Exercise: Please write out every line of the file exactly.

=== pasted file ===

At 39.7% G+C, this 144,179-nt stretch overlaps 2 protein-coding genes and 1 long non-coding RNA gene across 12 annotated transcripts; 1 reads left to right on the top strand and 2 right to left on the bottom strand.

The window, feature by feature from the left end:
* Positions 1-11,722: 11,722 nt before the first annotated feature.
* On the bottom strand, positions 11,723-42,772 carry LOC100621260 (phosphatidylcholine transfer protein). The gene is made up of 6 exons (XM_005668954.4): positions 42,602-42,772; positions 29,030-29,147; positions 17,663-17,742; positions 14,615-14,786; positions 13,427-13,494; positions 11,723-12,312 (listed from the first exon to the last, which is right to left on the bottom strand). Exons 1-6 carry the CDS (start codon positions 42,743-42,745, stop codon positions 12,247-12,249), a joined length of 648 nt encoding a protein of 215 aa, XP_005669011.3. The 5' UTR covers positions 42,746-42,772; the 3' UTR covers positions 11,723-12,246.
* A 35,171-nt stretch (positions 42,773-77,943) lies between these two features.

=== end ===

At 39.7% G+C, this 144,179-nt stretch overlaps 2 protein-coding genes and 1 long non-coding RNA gene across 12 annotated transcripts; 1 reads left to right on the top strand and 2 right to left on the bottom strand.

The window, feature by feature from the left end:
* Positions 1-11,722: 11,722 nt before the first annotated feature.
* On the bottom strand, positions 11,723-42,772 carry LOC100621260 (phosphatidylcholine transfer protein). The gene is made up of 6 exons (XM_005668954.4): positions 42,602-42,772; positions 29,030-29,147; positions 17,663-17,742; positions 14,615-14,786; positions 13,427-13,494; positions 11,723-12,312 (listed from the first exon to the last, which is right to left on the bottom strand). Exons 1-6 carry the CDS (start codon positions 42,743-42,745, stop codon positions 12,247-12,249), a joined length of 648 nt encoding a protein of 215 aa, XP_005669011.3. The 5' UTR covers positions 42,746-42,772; the 3' UTR covers positions 11,723-12,246.
* A 35,171-nt stretch (positions 42,773-77,943) lies between these two features.